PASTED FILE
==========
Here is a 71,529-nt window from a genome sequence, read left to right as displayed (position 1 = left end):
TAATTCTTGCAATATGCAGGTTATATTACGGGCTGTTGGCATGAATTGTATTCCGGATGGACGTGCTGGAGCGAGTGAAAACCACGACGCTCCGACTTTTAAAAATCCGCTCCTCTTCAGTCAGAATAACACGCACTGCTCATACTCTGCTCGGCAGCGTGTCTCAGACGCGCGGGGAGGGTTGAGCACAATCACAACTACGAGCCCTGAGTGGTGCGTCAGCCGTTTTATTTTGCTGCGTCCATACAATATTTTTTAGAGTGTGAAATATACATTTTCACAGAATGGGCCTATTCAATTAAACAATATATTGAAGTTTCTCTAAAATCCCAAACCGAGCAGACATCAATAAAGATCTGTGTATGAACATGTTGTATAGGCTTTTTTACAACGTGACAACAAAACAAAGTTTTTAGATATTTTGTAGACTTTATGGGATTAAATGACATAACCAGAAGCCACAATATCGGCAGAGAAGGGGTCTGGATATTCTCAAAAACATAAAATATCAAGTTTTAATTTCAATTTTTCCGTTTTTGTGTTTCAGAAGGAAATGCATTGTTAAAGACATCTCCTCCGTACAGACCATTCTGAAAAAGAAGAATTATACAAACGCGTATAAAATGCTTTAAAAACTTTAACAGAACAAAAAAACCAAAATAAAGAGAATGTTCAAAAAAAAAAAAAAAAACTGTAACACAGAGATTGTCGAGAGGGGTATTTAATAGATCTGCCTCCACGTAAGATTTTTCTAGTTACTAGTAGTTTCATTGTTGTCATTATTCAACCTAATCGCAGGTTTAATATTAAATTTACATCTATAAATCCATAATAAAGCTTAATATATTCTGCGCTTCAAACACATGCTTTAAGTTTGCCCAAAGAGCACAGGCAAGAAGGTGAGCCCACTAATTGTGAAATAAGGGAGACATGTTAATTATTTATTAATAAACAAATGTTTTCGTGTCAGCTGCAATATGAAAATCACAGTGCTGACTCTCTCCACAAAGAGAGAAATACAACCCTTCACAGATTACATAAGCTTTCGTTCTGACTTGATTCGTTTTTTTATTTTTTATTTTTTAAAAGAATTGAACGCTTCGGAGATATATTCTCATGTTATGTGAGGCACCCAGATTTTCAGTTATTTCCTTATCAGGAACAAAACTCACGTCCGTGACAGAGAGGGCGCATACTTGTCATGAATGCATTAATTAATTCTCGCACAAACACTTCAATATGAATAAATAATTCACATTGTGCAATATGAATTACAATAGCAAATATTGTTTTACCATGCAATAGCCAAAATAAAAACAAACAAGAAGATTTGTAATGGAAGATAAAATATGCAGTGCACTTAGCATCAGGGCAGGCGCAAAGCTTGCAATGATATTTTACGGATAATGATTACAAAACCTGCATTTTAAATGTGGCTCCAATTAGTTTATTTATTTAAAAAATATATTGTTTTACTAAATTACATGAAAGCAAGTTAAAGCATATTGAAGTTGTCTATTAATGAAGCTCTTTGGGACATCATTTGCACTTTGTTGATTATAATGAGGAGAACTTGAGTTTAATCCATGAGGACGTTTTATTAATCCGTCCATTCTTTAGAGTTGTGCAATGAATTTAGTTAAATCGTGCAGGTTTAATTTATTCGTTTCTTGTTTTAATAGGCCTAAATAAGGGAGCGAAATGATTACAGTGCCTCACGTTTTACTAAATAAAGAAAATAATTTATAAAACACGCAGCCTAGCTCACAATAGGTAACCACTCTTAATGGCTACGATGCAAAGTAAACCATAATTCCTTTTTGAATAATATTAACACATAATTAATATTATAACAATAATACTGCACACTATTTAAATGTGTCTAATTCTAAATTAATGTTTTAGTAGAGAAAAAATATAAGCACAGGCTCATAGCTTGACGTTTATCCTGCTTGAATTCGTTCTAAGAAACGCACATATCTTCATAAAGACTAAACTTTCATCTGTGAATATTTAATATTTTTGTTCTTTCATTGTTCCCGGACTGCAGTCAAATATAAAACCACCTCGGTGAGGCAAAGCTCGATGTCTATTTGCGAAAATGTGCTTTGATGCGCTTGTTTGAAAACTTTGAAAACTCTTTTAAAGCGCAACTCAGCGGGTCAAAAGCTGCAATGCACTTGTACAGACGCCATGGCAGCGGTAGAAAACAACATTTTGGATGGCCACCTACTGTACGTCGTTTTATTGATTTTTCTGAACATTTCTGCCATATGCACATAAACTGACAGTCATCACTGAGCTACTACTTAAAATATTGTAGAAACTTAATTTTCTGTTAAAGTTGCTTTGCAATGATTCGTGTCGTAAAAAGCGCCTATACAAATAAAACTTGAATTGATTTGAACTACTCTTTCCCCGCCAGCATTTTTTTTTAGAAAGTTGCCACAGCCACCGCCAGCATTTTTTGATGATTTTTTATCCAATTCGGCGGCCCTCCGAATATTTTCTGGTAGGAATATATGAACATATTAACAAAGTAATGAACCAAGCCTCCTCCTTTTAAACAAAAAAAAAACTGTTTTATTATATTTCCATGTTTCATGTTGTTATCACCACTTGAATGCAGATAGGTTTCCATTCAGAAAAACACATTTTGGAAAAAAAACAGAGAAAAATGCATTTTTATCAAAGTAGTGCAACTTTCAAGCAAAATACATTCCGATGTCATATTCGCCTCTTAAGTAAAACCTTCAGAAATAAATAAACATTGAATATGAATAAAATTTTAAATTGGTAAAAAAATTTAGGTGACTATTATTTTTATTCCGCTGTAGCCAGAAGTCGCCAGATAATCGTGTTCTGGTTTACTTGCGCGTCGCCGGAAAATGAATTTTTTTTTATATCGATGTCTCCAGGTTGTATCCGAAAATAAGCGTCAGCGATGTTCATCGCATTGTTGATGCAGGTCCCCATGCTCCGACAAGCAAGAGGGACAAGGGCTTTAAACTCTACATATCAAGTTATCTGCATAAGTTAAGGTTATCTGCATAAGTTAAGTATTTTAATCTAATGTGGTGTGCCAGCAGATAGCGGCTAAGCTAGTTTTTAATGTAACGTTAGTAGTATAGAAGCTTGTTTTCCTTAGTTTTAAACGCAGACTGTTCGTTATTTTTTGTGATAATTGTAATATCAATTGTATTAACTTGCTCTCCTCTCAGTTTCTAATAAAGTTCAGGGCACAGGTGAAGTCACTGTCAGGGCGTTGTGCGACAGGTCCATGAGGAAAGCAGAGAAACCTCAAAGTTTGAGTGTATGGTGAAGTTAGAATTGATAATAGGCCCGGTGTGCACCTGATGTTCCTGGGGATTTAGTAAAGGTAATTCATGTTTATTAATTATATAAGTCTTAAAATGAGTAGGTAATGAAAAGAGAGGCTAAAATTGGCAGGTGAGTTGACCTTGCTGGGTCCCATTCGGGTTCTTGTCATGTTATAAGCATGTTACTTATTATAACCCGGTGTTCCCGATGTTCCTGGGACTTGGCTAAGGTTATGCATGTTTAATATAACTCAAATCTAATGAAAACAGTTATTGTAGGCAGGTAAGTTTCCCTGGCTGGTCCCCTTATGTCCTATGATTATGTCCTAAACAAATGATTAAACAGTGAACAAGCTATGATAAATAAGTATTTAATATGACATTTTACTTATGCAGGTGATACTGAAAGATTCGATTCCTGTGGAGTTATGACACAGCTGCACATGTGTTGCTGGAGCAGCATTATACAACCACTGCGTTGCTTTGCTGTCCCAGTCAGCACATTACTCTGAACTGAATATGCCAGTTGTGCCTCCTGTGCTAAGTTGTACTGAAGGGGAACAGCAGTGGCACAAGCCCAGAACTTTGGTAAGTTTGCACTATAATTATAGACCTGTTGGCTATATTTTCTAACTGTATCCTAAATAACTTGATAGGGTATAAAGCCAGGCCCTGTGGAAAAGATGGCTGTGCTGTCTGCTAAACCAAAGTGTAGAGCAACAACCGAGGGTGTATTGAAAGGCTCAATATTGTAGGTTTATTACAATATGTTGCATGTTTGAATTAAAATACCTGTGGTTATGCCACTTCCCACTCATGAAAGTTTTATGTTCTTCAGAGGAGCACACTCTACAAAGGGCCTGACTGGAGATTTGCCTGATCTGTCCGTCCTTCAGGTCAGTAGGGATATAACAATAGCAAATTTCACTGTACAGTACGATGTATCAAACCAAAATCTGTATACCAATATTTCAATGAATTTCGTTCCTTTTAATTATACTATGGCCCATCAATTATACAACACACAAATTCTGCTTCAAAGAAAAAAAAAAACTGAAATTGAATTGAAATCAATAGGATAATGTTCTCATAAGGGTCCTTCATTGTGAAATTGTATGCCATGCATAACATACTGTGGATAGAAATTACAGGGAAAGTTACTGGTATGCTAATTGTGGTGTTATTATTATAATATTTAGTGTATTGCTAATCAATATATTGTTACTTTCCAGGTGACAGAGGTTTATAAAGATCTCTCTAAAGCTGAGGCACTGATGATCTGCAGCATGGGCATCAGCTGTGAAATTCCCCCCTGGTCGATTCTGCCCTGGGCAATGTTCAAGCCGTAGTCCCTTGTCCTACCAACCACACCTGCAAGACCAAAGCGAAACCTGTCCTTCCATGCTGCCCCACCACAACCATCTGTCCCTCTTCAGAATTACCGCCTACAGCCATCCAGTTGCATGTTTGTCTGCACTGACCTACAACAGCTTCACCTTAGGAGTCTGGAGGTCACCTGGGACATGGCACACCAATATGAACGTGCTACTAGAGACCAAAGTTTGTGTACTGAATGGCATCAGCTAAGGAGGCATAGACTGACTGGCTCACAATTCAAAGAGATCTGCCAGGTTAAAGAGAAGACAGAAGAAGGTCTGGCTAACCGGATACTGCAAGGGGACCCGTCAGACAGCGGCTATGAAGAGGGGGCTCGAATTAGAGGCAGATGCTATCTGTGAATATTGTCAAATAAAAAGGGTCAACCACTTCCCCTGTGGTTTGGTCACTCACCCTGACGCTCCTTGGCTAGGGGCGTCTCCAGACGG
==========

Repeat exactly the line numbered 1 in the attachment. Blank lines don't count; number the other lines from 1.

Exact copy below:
Here is a 71,529-nt window from a genome sequence, read left to right as displayed (position 1 = left end):